‘Not well thought out:’ Arizona family slams B.C. speculation tax

American family spends half the year in vacation home on Vancouver Island

Bryant Stooks and his family have been coming to B.C. for nearly a quarter century.

The residents of the Scottsdale, Ariz., area have spent dozens of summers on southern Vancouver Island and planned to enjoy dozens more – until they heard about the B.C. NDP government’s new speculation tax.

“The speculation tax, when you get to two per cent year after year, becomes so onerous that it just becomes too expensive as compared to where you might otherwise have a vacation home,” Stooks told Black Press Media by phone from Arizona.

“It kind of forces you out.”

The NDP announced the tax as part of the 2018 budget in mid-February. Finance Minister Carol James said it would start at 0.5 per cent on the value of the home this fall, and rise to two per cent the following year, hitting everyone who owns property – but doesn’t pay provincial income taxes– in the Lower Mainland, the Capital Regional District, the Nanaimo Regional District, Kelowna and West Kelowna.

The plan is so far short on details, but James later confirmed the tax will also apply to vacation homes owned by Canadians from other provinces – and non-Canadians, like Stooks.

Stooks belongs to one of eight families who settled in Sidney more than two decades ago and spends nearly half the year there. Because he’s not a resident, he can legally only stay in the country for those six months.

“So we’ve got a federal government who’s restricting us and we’ve got a provincial government that says because this is not your principal residence, you’re a speculator now.”

In an email to Black Press Media, a finance ministry spokesperson said up-front exemptions will be available for principal residences and people who put their homes in the long-term rental market. None of that applies to Stooks.

The spokesperson declined to provide more details about vacation homes, saying only “specific technical details” will be coming in the next few months.

Stooks said he’s concerned the tax is pushing out people who bring money into B.C.’s economy without actually tackling the real problem of housing affordability.

“When you apply (the tax) broadly to everyone who has a second home that’s not their principal residence, then you’re not really addressing the speculators who are causing this problem,” he said.

“You’ve broadened it so significantly and put such a large tax on it that you’ve forced them out of the province.”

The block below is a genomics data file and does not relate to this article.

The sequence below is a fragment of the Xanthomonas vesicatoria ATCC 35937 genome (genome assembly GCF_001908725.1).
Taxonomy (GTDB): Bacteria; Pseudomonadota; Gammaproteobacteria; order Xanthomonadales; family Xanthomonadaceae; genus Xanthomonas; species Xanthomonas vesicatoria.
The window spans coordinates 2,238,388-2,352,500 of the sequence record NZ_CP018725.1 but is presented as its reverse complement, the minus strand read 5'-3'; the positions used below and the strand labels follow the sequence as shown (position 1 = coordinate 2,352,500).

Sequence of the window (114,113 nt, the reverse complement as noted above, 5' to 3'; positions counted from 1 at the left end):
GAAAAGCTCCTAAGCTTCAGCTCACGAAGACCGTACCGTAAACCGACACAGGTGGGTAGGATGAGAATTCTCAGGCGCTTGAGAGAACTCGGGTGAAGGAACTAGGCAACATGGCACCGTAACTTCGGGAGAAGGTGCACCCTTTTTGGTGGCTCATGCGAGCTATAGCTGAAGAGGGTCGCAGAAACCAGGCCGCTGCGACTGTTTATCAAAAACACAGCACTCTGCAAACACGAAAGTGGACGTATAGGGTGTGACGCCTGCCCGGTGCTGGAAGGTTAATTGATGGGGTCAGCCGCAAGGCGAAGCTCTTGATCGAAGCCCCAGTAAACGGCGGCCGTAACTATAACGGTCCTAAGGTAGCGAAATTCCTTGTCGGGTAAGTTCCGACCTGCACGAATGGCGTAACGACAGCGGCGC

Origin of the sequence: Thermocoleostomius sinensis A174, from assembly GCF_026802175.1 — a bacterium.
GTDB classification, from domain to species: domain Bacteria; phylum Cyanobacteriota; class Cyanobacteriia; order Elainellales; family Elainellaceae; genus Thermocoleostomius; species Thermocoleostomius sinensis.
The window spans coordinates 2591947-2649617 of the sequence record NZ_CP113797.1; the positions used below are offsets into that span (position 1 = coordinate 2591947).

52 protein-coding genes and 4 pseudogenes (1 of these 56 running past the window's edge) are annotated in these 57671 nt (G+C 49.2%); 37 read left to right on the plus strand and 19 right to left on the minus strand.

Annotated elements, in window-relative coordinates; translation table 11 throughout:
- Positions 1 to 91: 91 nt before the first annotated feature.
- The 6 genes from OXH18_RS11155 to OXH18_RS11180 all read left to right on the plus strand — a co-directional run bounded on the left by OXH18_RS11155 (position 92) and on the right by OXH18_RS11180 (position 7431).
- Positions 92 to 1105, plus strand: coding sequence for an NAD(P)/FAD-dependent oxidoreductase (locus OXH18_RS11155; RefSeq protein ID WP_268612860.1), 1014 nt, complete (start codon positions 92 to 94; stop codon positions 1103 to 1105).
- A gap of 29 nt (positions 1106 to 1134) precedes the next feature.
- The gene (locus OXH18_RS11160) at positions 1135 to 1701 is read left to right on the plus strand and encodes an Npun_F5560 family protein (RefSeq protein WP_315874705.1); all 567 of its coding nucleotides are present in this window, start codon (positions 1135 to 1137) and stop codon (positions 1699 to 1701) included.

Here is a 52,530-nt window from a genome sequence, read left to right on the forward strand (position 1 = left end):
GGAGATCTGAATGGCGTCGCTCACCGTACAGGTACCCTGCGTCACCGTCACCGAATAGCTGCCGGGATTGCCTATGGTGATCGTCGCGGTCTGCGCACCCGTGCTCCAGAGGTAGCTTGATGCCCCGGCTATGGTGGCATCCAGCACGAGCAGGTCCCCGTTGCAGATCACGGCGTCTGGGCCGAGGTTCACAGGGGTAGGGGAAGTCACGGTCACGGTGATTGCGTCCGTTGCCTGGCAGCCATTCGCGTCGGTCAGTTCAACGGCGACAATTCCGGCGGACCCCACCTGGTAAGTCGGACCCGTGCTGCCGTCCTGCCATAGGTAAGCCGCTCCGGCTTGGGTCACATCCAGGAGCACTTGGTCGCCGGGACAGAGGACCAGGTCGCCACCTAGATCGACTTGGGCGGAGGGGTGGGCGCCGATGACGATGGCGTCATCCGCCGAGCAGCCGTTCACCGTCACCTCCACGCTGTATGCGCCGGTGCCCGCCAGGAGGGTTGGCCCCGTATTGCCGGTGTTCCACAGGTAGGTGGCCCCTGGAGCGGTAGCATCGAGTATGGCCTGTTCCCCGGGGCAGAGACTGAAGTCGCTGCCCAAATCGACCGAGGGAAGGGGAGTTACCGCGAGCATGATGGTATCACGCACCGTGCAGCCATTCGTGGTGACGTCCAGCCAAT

The average single family home in Greater Victoria was recorded last month as being worth $840,300. A two-per-cent speculation tax on that value comes out to $16,806, and that’s on top of any other property taxes levied by the municipality.

Stooks doesn’t want to leave a place he and his family treasure.

“I usually go down to the Deep Cove Market and have a coffee and my wife is a volunteer in the Sidney Art Show,” he said. “We really try to be good neighbours. We’re not ugly Americans who stick in a little clique.”

But they’re now considering selling their property if it becomes cheaper to simply vacation somewhere else.

“That is such a beautiful, beautiful area on Vancouver Island, both from the scenery and the people that live there. (But) it’s just too expensive.”


@katslepian

katya.slepian@bpdigital.ca

Like us on Facebook and follow us on Twitter.

Just Posted

Port Hardy council hesitant to formalize question period in agendas, refers it to committee

In first act as new council, representatives were uncertain about formalizing question periods.

Gas prices on Vancouver Island to drop six cents

But a ‘volatile’ market could lead to increases in the coming weeks

Mt. Waddington’s Salvation Army releases eye-opening statistics report for 2017

Shelter overnight stays saw a 431 per cent increase since 2014.

B.C. Legions in need of young members to continue aiding veterans into the future

Lest we forget what thousands of men and women did to fight for Canada’s freedoms – but without new membership, many Legion chapters face dwindling numbers

BC Ferries passengers wait to leave Vancouver Island after Remembrance Day

Traffic aboard BC Ferries slows after Remembrance Day long weekend

People flocking to Vancouver Island city to see hundreds of sea lions

Each year the combination of Steller and California sea lions take over Cowichan Bay

Vancouver Island remembers

Important stories shared as Islanders salute those who made the greatest sacrifice

Protesters confront Environment Minister in B.C.

Protesters wanting more for killer whales confront Catherine McKenna

Humans reshaping evolutionary history of species around the globe: paper

University of British Columbia researcher had the paper published in the Proceedings of the Royal Society

Toronto ‘carding’ activist Desmond Cole stopped by police in Vancouver

Cole says his experience reveals what daily life is like for black and Indigenous residents

Commercial trucks banned from left lane of Coquihalla

B.C.’s Ministry of Transportation has introduced a new program that hopes to prevent accidents and closures on the Coquihalla Highway.

B.C. on track to record same number of overdose deaths as last year

128 people died of overdoses in September, bringing the total to more than 1,100 so far in 2018

Cowichan school district defends lack of notice to parents following elementary student arrest

Officials with School District 79 stand by their decision not to send out an alert.

B.C. firefighters rescue horse stuck in mud

‘It happens more often than you’d think,’ says deputy chief

Most Read